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MHF Asks Public To Co-sign Open Letter To Government, To Retain Relationships And Sexuality Guidelines In Schools

The Mental Health Foundation (MHF) is calling for members of the public to sign their open letter, released this morning, which asks the coalition Government to retain current relationships and sexuality education (RSE) guidelines in schools and kura.

Co-signed by 26 mental health and rainbow organisations, the open letter opposes the Government’s plans to remove the guidelines. It is available online for public signatures until Pink Shirt Day (17 May), a day which focuses on reducing bullying by celebrating diversity in all its forms. The co-signed open letter will be sent to the Minister of Education, Erica Stanford, the week following.

The guidelines were developed to address calls to help end school bullying, violence and child abuse, and have been successfully in place since 2020.

“We believe all children and young people deserve to feel safe and included at school and kura, regardless of their gender, sexuality or background,” says MHF chief executive Shaun Robinson.

“The current RSE guidelines can help schools create these safe and inclusive environments, environments where bullying isn’t enabled to thrive. Removing the guidelines will simply mean teachers have fewer resources to teach the sexuality education they still have to teach, while sending a strong signal to teachers and students that creating safe school environments is not a priority.”

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The Government’s commitment to remove the RSE guidelines is in National and NZ First’s coalition agreement, where they agree to “refocus the [school] curriculum on academic achievement and not ideology, including the removal andreplacement of the gender, sexuality, and relationship-based education guidelines”.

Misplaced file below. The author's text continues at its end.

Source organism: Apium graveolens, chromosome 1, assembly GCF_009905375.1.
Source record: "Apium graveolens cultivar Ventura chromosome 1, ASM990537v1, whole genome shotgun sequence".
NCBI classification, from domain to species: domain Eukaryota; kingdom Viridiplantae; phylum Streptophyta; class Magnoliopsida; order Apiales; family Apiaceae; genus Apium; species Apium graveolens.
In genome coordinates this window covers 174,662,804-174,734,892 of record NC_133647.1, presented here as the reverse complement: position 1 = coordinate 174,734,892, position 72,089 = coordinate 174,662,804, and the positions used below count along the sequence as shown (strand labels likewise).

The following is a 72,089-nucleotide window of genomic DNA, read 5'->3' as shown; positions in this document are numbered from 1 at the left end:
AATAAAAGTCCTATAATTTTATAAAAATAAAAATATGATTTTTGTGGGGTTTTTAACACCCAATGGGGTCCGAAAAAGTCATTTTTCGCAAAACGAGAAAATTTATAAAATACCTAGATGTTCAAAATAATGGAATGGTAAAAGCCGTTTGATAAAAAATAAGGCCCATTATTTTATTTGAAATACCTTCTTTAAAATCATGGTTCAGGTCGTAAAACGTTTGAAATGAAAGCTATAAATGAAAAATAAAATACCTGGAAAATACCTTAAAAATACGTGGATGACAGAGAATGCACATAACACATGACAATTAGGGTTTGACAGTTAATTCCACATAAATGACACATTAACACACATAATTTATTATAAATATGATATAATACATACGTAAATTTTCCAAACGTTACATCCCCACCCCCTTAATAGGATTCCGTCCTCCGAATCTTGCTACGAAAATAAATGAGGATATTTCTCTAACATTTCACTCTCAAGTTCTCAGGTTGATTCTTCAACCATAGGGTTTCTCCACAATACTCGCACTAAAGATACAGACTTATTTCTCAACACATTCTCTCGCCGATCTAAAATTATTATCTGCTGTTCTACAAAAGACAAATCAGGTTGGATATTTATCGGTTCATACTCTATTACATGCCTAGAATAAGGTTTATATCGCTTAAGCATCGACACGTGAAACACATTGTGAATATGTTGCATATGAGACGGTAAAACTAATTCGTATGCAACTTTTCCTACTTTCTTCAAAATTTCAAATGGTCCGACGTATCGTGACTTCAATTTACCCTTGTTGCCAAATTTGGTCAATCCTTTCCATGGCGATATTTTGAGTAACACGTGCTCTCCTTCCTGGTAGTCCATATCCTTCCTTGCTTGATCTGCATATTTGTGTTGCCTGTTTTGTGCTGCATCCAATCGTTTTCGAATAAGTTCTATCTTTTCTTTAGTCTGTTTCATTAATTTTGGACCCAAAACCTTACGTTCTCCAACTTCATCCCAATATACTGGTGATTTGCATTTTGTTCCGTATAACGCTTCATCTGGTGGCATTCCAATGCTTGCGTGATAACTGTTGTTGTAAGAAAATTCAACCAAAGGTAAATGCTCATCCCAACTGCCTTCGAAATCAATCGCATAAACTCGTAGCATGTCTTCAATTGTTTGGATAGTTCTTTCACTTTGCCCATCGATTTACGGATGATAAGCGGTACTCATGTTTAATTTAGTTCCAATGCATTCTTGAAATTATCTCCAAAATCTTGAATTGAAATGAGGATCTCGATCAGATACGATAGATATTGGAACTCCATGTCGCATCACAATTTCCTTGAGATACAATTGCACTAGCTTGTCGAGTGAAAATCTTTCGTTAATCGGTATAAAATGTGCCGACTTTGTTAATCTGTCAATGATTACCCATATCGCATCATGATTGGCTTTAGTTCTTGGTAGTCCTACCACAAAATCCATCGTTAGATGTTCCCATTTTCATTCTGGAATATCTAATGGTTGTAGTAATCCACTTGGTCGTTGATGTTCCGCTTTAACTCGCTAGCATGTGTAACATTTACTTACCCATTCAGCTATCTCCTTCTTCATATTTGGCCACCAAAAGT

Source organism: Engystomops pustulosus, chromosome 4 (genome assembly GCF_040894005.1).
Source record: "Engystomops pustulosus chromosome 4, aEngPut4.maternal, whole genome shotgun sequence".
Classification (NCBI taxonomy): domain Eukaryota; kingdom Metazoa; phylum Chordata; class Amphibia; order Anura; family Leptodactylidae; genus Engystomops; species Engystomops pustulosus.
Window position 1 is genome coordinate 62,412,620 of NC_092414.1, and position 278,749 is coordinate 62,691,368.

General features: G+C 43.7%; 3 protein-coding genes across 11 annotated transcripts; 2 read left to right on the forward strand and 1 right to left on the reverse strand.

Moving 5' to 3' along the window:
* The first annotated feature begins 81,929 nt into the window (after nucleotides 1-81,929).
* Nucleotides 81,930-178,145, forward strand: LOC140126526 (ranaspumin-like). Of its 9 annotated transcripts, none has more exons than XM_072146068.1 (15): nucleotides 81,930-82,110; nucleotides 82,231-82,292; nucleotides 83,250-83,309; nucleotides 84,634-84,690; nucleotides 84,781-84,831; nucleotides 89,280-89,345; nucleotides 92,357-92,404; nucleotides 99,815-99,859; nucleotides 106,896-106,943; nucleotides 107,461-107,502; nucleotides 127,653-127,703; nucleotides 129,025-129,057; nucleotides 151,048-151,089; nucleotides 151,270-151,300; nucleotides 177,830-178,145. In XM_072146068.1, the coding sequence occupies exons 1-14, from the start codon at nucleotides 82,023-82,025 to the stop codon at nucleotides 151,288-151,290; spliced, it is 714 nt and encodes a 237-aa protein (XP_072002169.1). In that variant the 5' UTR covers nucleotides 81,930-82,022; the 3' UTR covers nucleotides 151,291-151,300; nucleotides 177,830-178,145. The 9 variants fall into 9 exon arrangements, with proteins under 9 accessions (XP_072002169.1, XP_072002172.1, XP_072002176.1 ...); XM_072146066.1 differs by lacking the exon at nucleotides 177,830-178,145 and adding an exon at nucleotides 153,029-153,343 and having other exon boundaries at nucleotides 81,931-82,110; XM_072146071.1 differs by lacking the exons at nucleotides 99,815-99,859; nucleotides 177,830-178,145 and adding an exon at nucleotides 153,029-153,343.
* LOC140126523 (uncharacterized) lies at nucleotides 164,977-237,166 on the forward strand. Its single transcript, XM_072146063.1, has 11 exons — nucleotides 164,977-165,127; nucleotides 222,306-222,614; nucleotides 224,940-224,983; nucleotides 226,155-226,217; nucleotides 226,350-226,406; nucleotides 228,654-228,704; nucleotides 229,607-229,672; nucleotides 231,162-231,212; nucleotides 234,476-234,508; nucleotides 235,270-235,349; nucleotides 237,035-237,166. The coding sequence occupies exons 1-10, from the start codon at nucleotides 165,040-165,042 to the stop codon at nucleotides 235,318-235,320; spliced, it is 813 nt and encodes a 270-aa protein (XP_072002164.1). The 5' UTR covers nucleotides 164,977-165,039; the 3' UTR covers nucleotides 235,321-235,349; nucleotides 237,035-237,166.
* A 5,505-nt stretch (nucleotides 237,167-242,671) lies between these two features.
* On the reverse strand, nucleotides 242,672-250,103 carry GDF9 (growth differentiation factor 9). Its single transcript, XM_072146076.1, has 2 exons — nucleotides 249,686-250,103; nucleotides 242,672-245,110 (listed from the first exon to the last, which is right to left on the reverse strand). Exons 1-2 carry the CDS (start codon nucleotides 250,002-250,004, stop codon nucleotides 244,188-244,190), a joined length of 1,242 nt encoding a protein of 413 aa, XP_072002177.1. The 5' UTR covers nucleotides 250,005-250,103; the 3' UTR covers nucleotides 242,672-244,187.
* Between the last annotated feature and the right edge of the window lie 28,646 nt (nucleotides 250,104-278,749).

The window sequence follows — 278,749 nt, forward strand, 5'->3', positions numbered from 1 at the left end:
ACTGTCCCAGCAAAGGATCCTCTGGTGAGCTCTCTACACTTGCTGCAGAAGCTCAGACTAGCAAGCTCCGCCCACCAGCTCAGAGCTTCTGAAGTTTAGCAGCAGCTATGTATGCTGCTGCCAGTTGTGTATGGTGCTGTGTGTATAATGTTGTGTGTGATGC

The ‘ideology’ being targeted in this agreement is gender and sexuality diversity and inclusion, even though studies show rainbow students experience much higher levels of bullying, discrimination and social exclusion than others.

“Tauira who are bullied, discriminated against or socially excluded are more likely to experience depression, anxiety, and suicidal thoughts, affecting their learning, relationships, and ability to feel good about themselves. Those who bully are also more likely to skip classes and drop out of school,” Mr Robinson says.

“These are not the outcomes we want for our schools. Removing the RSE guidelines is not only an education and diversity issue - it is also a mental health issue which can affect students’ ability to learn.”

The MHF’s open letter reminds the Minister and Government the RSE guidelines were the result of in-depth consultation with teachers, students and parents, and are not mandatory. Guidelines content related to gender and sexuality diversity, relationships and identity is staged at age-appropriate levels, and parents and caregivers retain their right to withdraw their children from sexuality education in general, if they wish.

“Practically, schools will still be required to teach RSE as an aspect of health education under the New Zealand Curriculum. Removing the guidelines will only disempower schools and empower bullies,” Mr Robinson says.

“We all hope the Government will reconsider their decision, and that many members of the public will stand with us and co-sign our open letter.”

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